Since 2017, over 300 Filipino patients have been able to access and complete their course of treatment for Hodgkin lymphoma through Takeda’s PAP, which have worked with 113 hospitals, 197 physicians, and enrolled 346 patients.
Takeda Philippines has been working to help to fill in gaps in the local health ecosystem during the pandemic. At the onset of community quarantine in the Philippines, they worked with partners and physicians to enable continuity in the administration of lymphoma medicine, ensuring that doses were delivered to patients at the time of their treatments.
The company also accelerated the use of digital platforms to serve as an educational resource for patients, healthcare professionals, and the community at large, to raise awareness on the condition and available treatments during the pandemic. Critical practitioner training and end-to-end upskilling across capability areas such as pathology diagnosis of CD30 lymphomas were also conducted to over 1,700 pathologists in partnership with the Philippine Society of Pathologists
“In the Philippines, we’ve channeled our efforts to providing holistic solutions to transform lymphoma care in partnership with the country’s healthcare system. We hope to bring the same patient-first, holistic and collaborative approach to broaden access to medicines for other rare diseases as well, so that we can help the country realize its goal of providing universal healthcare to Filipinos,” said Country Manager of Takeda Philippines, Mrs. Loreann Villanueva.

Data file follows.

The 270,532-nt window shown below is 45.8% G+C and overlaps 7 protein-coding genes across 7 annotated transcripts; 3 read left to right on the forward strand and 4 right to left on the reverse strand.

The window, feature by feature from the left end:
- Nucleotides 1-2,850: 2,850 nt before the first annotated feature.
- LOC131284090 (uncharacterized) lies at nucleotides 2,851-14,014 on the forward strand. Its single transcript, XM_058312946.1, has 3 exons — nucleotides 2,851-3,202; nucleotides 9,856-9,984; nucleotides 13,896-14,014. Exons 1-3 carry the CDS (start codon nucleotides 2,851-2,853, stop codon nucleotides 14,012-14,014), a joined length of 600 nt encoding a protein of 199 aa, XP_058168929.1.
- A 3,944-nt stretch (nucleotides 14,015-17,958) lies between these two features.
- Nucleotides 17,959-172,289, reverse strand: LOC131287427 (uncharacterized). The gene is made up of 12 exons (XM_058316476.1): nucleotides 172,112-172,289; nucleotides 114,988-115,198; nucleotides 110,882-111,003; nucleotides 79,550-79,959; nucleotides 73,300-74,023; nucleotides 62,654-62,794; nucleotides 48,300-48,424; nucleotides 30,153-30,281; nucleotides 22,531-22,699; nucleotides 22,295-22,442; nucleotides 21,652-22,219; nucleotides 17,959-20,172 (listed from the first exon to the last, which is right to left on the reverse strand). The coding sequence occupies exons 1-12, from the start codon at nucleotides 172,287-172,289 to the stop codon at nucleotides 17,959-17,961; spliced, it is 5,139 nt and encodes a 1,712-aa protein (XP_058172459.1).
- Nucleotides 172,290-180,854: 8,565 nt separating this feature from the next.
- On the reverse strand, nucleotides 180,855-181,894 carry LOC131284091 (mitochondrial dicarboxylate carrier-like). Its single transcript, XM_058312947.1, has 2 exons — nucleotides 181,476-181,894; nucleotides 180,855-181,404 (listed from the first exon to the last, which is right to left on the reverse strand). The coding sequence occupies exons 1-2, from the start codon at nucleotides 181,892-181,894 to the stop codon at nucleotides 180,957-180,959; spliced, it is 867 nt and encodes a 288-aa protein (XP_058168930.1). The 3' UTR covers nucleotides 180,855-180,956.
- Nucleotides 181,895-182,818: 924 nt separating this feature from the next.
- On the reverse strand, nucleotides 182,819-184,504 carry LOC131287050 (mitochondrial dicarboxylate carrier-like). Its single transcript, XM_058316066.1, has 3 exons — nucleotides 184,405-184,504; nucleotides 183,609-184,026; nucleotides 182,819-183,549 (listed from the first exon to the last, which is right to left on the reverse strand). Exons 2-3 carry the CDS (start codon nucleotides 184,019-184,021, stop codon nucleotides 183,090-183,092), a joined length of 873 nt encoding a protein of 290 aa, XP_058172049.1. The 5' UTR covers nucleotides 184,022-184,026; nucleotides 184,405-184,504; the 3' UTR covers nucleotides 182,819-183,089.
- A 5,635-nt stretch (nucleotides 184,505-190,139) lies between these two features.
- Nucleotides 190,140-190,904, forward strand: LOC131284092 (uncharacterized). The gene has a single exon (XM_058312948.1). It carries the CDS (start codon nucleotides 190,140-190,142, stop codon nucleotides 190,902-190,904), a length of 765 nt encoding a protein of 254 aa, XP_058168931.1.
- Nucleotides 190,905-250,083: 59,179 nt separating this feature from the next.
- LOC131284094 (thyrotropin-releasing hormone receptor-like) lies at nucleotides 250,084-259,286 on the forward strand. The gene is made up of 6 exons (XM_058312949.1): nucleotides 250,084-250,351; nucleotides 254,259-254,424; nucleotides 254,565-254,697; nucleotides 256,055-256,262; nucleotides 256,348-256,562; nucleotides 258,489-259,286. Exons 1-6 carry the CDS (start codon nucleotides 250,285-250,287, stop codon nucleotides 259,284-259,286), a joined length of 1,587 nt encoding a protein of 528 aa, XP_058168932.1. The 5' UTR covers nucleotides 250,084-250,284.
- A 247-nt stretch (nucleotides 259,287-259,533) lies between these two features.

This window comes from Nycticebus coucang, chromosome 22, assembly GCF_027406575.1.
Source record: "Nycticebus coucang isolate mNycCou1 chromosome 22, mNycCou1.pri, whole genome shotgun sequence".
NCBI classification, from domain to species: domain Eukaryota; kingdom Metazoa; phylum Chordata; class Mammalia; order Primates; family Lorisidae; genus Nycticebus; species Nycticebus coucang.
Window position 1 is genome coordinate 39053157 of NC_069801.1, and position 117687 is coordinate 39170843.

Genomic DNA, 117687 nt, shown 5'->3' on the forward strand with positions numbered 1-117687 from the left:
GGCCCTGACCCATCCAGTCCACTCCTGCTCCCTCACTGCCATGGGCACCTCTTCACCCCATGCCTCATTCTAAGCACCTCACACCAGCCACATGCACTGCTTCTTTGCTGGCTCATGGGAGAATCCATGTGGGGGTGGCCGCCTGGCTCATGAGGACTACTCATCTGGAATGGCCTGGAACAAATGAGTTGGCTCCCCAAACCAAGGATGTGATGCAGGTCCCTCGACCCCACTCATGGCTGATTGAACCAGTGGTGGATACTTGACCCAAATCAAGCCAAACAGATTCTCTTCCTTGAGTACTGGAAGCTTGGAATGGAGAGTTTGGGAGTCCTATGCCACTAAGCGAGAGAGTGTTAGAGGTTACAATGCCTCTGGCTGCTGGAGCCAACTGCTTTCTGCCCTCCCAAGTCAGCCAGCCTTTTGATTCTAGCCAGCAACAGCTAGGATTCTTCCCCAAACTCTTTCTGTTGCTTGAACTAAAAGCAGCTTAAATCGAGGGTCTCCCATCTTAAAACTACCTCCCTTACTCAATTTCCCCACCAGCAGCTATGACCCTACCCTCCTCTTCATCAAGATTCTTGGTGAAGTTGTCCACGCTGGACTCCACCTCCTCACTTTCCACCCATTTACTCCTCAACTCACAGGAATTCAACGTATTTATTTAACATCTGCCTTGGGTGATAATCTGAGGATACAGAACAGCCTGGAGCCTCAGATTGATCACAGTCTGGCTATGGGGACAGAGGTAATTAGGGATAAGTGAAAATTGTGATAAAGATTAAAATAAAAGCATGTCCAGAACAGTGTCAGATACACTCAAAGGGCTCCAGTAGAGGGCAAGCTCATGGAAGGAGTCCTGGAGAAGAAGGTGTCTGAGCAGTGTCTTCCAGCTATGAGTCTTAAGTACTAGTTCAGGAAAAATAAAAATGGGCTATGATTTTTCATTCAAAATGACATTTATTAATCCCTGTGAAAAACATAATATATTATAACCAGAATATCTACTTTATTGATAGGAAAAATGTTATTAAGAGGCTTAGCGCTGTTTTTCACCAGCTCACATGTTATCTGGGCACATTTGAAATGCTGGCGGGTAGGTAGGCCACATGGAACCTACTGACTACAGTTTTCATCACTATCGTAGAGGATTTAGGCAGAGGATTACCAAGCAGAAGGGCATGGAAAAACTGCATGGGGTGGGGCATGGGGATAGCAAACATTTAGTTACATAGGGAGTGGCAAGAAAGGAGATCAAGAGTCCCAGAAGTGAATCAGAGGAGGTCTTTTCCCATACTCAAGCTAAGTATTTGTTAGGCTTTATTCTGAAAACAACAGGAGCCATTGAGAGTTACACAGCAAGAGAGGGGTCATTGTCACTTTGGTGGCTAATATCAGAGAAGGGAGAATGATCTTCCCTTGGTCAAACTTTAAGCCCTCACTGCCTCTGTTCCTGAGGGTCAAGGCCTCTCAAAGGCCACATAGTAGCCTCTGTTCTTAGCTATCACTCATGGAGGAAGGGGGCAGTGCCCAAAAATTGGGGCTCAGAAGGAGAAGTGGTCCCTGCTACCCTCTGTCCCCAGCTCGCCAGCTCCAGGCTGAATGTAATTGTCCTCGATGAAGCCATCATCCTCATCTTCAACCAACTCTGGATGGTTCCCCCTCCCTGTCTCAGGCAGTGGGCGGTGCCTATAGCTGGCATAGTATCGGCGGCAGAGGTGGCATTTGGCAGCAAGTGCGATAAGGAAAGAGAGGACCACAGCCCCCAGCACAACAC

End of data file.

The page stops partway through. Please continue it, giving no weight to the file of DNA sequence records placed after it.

Globally, Takeda’s PAP have been implemented in 18 countries and categories, benefitting over 5,700 patients and resulting in improved patient access by 15% across countries where PAP have been made available.
Launching a Global Network for Health Equity
Aside from addressing gaps in affordability, Takeda has also launched its Takeda Center for Health Equity and Patient Affairs, where the company is collaborating with a diverse global network of health equity partners, including patients, communities, and organizations both public and private, to empower communities to identify and address health inequities sustainably, leading to improved care at every stage of the patient journey.
Today, Takeda’s Global Health Equity Network spans 37 countries, comprising over 150 community-based health equity leaders and 20 international and local NGO partners. Through the network, more than 1,600 local clinicians, nurses, investigators, researchers and health care workers in 37 countries have been trained in disease awareness, diagnostic and treatment approaches, epidemiology, data management, basic and health equity research and clinical trials; over 1,000 research projects and clinical trials were conducted focused on addressing local health inequities and diseases impacting communities; while advances in local health care capacity used to improve screening, diagnosis and treatment have benefitted over 20,000 patients.
For more information on Takeda Philippines initiatives and to access the full Access to Medicines Progress Report, visit www.takeda.com.